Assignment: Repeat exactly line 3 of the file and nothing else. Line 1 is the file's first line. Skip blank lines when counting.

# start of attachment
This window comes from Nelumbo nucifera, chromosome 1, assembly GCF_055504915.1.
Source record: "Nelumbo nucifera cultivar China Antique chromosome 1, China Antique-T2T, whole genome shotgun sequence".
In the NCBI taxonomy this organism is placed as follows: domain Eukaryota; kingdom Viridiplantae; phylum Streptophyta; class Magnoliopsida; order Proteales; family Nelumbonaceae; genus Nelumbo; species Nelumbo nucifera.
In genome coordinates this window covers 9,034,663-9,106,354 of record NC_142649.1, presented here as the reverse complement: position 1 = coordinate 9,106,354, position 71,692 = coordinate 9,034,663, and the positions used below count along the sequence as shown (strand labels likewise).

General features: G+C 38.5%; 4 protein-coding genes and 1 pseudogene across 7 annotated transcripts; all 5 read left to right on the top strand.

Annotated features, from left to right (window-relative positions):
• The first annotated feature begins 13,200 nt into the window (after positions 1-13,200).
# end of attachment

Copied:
In the NCBI taxonomy this organism is placed as follows: domain Eukaryota; kingdom Viridiplantae; phylum Streptophyta; class Magnoliopsida; order Proteales; family Nelumbonaceae; genus Nelumbo; species Nelumbo nucifera.